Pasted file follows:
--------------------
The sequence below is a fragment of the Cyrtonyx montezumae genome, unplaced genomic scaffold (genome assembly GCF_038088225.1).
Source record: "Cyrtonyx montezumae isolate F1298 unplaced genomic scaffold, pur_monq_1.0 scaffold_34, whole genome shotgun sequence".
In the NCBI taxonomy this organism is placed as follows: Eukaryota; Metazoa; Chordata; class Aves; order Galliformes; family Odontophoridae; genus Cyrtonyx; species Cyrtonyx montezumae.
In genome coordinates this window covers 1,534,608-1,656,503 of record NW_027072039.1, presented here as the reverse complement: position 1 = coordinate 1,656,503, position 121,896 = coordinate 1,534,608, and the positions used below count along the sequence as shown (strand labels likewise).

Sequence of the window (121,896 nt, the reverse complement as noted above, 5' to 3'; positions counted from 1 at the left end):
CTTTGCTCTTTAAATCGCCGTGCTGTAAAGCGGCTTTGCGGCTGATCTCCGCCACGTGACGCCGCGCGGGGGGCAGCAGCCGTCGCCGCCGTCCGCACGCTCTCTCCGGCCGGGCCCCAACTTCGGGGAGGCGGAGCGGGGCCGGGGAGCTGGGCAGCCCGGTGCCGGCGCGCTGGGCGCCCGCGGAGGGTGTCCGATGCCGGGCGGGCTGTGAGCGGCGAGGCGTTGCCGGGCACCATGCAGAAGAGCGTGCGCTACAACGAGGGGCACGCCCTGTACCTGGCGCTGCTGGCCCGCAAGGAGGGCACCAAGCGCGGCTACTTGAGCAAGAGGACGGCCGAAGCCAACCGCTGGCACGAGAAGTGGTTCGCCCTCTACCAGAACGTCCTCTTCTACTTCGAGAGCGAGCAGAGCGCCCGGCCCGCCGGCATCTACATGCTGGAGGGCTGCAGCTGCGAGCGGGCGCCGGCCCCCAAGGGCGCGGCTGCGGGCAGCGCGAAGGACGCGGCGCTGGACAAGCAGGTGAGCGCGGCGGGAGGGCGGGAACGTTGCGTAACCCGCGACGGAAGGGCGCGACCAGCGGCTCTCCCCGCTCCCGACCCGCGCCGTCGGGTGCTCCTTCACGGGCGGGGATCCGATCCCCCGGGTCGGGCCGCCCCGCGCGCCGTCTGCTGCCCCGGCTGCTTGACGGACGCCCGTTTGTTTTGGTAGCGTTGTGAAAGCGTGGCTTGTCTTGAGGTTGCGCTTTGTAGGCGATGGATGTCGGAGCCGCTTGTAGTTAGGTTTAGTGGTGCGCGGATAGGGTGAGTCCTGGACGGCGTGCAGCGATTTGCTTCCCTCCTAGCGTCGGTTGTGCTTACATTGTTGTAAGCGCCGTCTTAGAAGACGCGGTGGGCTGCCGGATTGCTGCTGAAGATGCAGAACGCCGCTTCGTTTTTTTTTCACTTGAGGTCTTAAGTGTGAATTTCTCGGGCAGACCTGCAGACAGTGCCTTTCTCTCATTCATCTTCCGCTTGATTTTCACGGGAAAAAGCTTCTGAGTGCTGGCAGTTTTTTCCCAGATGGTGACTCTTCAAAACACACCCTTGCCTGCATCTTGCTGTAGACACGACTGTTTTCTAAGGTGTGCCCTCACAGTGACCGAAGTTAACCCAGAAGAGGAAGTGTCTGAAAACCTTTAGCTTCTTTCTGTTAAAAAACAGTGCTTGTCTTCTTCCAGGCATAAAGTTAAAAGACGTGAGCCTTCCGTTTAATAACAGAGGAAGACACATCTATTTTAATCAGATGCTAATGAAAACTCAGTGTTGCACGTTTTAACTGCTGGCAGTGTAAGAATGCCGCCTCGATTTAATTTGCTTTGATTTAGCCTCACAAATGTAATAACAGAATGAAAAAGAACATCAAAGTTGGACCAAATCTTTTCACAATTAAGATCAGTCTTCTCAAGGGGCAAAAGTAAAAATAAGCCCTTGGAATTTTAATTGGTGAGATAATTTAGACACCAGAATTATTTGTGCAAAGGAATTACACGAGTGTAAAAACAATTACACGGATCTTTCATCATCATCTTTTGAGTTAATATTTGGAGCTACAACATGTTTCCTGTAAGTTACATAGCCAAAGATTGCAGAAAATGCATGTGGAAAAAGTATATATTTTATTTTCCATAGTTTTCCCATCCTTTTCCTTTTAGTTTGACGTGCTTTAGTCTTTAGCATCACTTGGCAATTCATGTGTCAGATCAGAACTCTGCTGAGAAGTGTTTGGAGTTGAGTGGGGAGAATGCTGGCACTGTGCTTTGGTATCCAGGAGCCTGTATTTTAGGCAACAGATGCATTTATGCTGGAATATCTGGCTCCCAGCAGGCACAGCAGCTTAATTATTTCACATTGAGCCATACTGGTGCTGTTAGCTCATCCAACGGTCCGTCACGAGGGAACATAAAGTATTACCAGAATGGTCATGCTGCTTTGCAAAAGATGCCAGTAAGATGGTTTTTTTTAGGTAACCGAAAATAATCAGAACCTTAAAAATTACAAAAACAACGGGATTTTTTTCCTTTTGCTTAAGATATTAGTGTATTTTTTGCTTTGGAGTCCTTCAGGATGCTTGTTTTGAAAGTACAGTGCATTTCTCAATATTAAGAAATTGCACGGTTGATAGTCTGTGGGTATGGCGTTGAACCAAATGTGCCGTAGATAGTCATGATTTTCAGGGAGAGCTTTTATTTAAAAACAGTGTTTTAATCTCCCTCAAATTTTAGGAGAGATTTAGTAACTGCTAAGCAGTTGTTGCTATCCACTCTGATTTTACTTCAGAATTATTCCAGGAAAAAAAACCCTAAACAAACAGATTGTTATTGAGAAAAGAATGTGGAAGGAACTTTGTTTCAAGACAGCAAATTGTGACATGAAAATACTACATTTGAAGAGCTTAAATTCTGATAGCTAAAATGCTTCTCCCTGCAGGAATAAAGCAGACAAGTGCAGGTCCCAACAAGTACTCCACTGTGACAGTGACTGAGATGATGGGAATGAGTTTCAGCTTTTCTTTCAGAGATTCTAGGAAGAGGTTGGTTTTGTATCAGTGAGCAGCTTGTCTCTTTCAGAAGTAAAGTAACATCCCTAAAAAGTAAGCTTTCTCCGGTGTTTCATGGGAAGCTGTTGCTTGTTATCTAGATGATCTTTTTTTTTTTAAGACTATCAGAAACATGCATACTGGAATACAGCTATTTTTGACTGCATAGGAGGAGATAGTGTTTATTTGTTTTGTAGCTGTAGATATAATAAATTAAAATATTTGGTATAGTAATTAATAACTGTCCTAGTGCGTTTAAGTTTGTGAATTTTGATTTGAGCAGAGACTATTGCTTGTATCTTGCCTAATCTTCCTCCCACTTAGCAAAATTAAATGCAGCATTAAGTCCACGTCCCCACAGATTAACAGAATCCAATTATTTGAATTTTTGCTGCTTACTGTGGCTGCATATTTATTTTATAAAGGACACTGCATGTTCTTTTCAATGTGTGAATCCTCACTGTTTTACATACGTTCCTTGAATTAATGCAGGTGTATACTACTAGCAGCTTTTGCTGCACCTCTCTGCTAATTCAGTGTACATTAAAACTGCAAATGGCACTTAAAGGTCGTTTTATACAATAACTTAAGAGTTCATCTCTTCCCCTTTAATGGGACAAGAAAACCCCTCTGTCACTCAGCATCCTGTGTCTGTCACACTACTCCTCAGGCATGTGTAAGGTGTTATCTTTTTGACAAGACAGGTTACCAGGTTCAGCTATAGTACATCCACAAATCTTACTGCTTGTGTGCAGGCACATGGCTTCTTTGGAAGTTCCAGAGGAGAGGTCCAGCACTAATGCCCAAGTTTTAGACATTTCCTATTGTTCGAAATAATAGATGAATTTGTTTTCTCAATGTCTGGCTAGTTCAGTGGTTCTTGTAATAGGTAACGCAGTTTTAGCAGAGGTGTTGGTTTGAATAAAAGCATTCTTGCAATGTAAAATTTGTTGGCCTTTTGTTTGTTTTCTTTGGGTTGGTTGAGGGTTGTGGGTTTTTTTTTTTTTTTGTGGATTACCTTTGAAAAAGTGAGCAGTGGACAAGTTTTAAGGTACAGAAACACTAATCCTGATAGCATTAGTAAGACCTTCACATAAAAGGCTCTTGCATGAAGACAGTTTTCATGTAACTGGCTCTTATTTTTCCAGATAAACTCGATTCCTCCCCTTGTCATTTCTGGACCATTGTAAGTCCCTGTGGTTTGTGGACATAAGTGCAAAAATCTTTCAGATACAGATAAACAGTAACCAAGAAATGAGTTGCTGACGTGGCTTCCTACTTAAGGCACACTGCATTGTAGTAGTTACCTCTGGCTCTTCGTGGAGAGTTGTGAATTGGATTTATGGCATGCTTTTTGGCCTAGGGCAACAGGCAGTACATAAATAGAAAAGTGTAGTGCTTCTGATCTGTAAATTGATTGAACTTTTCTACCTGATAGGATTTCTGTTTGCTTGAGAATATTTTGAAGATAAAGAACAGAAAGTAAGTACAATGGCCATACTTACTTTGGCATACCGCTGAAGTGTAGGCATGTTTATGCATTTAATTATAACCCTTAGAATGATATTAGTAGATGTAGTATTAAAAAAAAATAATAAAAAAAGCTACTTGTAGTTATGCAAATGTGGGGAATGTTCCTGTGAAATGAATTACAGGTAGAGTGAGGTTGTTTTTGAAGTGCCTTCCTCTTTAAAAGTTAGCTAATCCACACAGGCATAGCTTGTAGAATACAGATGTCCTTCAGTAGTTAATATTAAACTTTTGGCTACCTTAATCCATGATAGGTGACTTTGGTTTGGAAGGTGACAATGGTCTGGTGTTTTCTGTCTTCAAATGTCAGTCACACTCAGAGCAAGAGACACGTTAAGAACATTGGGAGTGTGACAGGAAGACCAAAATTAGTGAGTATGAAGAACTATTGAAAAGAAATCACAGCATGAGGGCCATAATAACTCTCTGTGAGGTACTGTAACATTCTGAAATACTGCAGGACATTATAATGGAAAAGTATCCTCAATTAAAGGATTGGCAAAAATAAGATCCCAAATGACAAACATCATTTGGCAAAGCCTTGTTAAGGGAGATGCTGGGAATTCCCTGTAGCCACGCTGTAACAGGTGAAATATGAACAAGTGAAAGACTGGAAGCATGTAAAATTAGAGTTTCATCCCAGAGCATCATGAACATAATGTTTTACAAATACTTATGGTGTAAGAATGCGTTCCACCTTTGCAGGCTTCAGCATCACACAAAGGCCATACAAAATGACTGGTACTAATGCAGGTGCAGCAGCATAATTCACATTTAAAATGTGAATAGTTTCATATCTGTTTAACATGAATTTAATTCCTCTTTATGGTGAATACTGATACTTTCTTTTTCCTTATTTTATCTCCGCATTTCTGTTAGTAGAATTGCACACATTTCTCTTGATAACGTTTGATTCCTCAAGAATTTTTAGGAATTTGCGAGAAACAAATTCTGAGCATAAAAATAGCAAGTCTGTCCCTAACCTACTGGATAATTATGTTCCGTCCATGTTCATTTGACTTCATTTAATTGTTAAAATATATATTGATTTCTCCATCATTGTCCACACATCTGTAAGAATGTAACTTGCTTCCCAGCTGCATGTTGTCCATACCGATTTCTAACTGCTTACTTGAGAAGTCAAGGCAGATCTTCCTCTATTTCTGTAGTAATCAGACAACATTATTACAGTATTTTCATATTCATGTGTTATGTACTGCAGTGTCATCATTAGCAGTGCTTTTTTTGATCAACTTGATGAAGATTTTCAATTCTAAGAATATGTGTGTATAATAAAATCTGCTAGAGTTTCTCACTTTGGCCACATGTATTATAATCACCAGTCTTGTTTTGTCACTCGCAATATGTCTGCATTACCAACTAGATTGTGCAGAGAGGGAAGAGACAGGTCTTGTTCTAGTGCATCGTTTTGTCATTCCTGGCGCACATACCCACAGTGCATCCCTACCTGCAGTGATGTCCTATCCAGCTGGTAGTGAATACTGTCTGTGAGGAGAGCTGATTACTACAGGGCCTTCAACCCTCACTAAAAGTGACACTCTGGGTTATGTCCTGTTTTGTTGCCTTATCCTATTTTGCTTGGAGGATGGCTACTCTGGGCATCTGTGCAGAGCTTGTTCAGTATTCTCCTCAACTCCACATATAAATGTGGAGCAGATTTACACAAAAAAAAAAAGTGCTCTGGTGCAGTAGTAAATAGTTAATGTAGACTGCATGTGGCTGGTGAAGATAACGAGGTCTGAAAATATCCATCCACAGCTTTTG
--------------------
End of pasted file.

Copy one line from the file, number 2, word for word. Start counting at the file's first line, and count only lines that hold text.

Source record: "Cyrtonyx montezumae isolate F1298 unplaced genomic scaffold, pur_monq_1.0 scaffold_34, whole genome shotgun sequence".